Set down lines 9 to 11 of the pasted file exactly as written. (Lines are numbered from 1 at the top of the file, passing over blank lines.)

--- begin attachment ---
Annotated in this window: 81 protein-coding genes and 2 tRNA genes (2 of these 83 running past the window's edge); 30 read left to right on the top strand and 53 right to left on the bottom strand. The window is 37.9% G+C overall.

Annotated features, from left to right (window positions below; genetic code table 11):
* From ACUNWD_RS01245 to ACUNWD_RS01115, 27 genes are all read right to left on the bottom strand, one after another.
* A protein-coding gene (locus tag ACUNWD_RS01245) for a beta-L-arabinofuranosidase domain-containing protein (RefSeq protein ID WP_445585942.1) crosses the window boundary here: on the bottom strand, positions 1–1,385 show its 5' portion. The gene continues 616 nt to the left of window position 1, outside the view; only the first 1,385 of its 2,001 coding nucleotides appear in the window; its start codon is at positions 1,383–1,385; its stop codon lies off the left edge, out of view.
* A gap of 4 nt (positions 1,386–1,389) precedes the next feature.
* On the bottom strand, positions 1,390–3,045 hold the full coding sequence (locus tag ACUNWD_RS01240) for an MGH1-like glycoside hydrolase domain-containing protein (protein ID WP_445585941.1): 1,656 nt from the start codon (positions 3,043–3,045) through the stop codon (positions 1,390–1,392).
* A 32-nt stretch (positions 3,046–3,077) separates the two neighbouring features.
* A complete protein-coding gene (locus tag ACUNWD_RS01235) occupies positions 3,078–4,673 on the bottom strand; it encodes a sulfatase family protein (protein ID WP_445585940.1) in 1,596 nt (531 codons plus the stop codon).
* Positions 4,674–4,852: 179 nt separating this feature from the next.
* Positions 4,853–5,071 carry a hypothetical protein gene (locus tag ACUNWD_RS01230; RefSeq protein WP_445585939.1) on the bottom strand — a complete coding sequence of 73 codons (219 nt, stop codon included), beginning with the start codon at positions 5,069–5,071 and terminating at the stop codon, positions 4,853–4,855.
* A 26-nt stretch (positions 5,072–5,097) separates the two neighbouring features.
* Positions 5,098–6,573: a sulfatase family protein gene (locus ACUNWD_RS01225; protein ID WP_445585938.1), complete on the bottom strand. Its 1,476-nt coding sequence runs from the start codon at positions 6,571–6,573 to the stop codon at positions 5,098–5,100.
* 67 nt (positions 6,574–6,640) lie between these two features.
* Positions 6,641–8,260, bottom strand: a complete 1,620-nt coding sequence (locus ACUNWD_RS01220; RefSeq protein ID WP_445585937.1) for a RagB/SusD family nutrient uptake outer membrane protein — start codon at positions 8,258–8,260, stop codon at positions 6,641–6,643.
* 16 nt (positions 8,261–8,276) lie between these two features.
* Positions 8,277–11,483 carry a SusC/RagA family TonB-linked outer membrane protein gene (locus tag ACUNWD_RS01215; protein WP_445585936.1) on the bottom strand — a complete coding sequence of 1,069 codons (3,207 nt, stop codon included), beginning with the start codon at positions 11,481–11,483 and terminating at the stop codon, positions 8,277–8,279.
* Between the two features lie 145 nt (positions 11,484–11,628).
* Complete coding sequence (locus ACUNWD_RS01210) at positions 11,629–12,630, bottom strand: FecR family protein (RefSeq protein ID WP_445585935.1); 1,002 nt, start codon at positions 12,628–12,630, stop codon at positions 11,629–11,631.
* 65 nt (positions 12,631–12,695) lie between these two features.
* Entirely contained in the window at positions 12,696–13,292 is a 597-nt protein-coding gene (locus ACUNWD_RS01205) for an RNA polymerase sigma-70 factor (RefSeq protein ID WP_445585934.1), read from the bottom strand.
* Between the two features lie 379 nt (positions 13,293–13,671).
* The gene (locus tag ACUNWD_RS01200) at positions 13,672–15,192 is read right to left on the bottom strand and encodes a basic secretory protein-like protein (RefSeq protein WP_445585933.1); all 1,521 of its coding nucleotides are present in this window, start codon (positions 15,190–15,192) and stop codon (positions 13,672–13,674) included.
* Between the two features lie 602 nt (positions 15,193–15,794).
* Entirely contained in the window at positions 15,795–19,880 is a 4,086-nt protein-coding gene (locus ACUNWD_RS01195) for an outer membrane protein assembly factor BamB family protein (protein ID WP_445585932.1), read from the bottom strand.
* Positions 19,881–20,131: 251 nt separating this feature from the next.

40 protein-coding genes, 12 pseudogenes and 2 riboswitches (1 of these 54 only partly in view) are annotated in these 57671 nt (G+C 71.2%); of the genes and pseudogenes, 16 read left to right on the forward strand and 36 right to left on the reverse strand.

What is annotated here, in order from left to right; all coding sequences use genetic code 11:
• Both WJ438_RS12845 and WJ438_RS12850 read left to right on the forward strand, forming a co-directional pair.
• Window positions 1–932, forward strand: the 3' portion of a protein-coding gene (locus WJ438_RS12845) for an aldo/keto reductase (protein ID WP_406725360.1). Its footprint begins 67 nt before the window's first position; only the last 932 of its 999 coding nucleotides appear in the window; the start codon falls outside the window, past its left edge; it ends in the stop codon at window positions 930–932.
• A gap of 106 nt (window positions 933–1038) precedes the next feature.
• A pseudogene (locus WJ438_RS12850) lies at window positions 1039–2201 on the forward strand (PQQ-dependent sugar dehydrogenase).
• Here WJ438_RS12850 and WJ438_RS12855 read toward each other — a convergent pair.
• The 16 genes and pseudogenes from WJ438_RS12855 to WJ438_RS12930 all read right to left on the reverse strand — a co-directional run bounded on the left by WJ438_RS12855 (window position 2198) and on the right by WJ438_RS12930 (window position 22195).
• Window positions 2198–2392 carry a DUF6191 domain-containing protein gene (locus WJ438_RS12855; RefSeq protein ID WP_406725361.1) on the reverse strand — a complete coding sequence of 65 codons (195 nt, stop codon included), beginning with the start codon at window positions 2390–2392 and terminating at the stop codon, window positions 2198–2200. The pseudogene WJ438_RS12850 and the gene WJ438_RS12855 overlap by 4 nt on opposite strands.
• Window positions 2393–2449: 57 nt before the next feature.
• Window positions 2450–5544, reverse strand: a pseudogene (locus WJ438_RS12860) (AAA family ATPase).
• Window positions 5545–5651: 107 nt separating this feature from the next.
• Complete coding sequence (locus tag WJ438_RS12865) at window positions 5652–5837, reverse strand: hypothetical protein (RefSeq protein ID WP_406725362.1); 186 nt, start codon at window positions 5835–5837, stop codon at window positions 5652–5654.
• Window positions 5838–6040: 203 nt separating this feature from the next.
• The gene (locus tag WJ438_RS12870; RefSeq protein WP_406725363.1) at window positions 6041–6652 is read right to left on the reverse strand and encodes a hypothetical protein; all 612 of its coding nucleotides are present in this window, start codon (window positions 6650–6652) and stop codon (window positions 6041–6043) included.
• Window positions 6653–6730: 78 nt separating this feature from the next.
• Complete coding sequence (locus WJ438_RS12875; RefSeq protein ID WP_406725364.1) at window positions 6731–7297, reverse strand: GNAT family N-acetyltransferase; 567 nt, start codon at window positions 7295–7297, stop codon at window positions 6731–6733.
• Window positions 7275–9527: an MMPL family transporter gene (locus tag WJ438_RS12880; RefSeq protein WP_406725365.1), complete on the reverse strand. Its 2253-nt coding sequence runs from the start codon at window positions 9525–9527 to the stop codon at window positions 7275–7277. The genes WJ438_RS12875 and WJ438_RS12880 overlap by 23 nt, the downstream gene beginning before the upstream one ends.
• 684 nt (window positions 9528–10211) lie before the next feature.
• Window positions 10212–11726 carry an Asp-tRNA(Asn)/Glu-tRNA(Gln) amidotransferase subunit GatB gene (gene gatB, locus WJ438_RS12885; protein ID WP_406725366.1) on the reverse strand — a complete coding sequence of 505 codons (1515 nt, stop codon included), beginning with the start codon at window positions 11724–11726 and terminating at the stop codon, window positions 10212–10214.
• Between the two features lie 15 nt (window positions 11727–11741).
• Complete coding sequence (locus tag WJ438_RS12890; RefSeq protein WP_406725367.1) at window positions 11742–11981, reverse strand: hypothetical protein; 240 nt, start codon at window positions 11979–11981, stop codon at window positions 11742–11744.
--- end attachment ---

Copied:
* Positions 4,674–4,852: 179 nt separating this feature from the next.
* Positions 4,853–5,071 carry a hypothetical protein gene (locus tag ACUNWD_RS01230; RefSeq protein WP_445585939.1) on the bottom strand — a complete coding sequence of 73 codons (219 nt, stop codon included), beginning with the start codon at positions 5,069–5,071 and terminating at the stop codon, positions 4,853–4,855.
* A 26-nt stretch (positions 5,072–5,097) separates the two neighbouring features.